“He and I have talked plenty but of course not enough. A few hours of conversation cannot fill the vacuum of so many years. The surprising thing is how well we understand each other. In a way I’m not surprised. The experiences we’ve lived are different but complementary. I think that we are and will be essential for each other – irreplaceable – wherever life happens to take each one of us.”
* * *
At a moment during the eight days he stayed in Havana between exiting prison and leaving the island, Emi went into a “dollar store” and bought himself a watch. It was a pleasing accessory, and Adolfo took notice.
“What’s that watch?” he asked.
“A watch,” Emi said absently.
“Yes, but what brand?”
“I don’t know.”
“Brands are important!” Adolfo exclaimed.
“They have a moral importance! They signify the right to choose!” Adolfo was full of emotion.
Their discussion of a quarter-century before had come full circle.
October 1979. After flying from Cuba to Costa Rica and then to Miami to see his family, Emi went to Washington DC, the city in which he would live.
His goal in the US capital was to work with policymakers who dealt with Cuban matters – especially those who concerned themselves with Cuba’s activities in Latin America. Cuba was working as an adjunct of the Soviet empire throughout Latin America and even in some countries of Africa. Emi could help the US in those matters while keeping his word to apply no force against Castro’s regime.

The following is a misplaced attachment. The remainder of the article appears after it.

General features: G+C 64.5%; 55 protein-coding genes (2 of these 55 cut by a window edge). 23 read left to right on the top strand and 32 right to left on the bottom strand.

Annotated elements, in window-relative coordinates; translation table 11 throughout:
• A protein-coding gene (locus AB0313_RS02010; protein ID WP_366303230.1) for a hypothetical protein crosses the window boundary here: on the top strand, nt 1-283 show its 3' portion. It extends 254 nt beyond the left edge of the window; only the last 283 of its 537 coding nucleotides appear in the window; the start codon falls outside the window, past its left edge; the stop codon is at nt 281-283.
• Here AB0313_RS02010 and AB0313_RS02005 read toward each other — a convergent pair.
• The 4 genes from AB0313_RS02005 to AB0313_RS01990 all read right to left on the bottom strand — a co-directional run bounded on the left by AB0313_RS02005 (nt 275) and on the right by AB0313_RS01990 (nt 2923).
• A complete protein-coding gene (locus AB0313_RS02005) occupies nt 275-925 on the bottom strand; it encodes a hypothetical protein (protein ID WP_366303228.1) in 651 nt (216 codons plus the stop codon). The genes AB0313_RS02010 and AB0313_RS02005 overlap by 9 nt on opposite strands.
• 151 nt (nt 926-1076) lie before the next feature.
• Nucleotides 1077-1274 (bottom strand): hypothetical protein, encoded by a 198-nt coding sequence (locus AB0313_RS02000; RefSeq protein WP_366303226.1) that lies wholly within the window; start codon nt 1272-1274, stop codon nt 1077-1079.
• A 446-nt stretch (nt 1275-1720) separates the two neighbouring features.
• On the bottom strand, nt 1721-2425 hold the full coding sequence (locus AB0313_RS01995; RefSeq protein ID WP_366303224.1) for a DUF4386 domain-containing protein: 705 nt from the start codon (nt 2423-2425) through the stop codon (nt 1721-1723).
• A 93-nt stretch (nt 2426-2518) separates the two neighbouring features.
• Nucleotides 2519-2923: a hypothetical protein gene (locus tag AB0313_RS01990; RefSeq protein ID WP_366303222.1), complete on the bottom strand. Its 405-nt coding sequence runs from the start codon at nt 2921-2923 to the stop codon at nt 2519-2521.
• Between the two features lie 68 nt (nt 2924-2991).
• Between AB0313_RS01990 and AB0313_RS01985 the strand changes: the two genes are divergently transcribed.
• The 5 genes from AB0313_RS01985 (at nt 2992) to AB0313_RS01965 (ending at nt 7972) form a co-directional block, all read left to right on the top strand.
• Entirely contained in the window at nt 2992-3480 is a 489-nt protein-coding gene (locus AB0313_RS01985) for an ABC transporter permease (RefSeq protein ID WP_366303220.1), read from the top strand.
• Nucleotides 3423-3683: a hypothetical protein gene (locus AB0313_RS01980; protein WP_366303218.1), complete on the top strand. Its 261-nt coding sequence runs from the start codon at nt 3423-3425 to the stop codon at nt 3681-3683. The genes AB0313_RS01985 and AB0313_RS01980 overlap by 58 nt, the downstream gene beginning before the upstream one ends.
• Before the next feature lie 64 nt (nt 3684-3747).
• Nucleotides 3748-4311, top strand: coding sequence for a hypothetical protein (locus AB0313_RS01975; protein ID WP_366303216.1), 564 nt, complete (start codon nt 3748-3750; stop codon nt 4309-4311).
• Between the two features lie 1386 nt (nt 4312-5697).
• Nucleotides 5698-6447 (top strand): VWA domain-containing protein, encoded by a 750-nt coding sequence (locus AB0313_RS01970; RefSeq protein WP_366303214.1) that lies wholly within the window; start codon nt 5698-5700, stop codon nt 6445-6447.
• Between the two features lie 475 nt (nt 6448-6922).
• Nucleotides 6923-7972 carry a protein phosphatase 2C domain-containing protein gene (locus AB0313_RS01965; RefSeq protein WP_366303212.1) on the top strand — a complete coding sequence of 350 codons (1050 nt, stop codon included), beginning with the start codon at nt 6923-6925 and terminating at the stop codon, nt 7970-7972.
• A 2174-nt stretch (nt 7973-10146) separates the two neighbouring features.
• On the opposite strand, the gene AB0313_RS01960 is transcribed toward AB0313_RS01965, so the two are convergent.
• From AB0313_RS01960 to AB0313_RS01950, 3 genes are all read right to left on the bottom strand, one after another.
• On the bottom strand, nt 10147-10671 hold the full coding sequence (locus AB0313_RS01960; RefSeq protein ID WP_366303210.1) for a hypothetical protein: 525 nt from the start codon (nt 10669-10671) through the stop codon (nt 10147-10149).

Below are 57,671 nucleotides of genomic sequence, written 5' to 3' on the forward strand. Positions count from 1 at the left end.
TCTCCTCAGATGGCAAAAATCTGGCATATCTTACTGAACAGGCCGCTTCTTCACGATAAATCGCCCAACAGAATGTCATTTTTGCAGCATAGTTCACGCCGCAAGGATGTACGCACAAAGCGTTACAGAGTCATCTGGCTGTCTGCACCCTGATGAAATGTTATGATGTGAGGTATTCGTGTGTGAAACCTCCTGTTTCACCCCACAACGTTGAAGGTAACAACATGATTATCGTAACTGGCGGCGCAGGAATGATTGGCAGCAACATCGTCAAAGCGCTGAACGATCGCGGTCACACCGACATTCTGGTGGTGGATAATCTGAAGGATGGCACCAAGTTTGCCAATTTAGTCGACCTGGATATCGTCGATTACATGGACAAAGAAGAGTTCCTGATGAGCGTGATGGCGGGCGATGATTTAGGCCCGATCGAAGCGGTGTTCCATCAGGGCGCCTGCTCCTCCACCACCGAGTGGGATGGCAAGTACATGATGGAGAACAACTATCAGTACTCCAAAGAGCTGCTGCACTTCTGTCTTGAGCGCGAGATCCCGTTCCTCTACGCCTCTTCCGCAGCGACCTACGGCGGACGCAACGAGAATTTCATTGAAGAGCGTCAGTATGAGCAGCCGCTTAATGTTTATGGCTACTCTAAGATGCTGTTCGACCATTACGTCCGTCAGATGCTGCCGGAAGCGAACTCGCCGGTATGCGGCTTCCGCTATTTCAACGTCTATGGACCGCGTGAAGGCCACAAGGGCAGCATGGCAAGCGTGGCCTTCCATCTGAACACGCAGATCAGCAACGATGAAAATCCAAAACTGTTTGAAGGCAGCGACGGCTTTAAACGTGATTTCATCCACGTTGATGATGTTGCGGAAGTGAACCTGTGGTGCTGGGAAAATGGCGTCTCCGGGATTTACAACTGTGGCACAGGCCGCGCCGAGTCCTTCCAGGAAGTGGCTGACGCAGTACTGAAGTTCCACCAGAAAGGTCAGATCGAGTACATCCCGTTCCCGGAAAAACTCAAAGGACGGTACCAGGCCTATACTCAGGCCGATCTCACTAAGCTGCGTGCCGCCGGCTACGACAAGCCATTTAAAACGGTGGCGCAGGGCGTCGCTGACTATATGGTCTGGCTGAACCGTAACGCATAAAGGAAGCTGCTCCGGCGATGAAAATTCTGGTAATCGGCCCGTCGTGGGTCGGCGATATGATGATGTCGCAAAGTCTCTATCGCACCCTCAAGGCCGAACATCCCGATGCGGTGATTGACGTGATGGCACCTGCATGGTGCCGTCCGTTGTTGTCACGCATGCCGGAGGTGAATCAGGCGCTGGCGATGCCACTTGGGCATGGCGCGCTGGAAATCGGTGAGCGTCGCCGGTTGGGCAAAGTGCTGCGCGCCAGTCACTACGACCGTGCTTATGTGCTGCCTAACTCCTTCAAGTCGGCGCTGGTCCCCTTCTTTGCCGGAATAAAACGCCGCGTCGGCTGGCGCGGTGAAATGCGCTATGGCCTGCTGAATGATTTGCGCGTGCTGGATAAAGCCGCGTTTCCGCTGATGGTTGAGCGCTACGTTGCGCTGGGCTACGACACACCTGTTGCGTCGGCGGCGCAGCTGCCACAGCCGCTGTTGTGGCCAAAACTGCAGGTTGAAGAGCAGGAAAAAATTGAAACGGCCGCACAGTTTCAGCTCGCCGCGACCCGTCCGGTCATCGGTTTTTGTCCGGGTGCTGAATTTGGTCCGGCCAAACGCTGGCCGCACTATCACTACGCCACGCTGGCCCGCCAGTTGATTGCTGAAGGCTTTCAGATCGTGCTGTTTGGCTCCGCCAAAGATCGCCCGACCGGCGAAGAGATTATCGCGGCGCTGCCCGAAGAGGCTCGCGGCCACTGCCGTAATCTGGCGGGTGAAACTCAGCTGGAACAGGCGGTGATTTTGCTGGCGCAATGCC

His first stop was the CIA in whose interests he had labored for nearly 20 years. The people with whom he had worked would be gone, but their successors would be waiting to see him.
First he was examined by a government doctor who couldn’t believe his instruments. Emi did not measure up like a man who had spent nearly twenty years in Castro’s dungeons. At 51 he was youthful and physically fit, with a bounding vitality.
When Emi asked about his debriefing, a young CIA staffer informed him that no debriefing would take place. Not to worry, the young man assured him; the CIA would issue a payment to cover all his years of back service, which came to a tidy sum.
To Emi it was old wine in a Coca-Cola bottle. Echoes from his early days with the agency went rushing between his temples. Americans throw money at difficult situations. As long as they give you money, they think they own you.
As in 1960 money was not the first of Emi concerns. His aim was to assist the US policy process; he wanted to put his knowledge and experience to their best possible use. The bad news facing him – very bad news – was that the people in Washington who had known him best would not be giving him that chance. They were buying him out.
The young staffer was ready with explanations. President Carter was in the process of re-making relations with Castro. This reform would have major benefits for the US, for Cuba, and for the hemisphere. America’s activities from the early 1960’s were now part of a discredited past. Any remnant of that old policy would stop up the works if it reappeared now.
Adolfo especially, in years to come, would have a riposte for that kind of argument: I guess it’s what you would call sophistication.
The complete book is being published by Pureplay Press. The book, including all material therein, is copyright © 2020 by David Landau.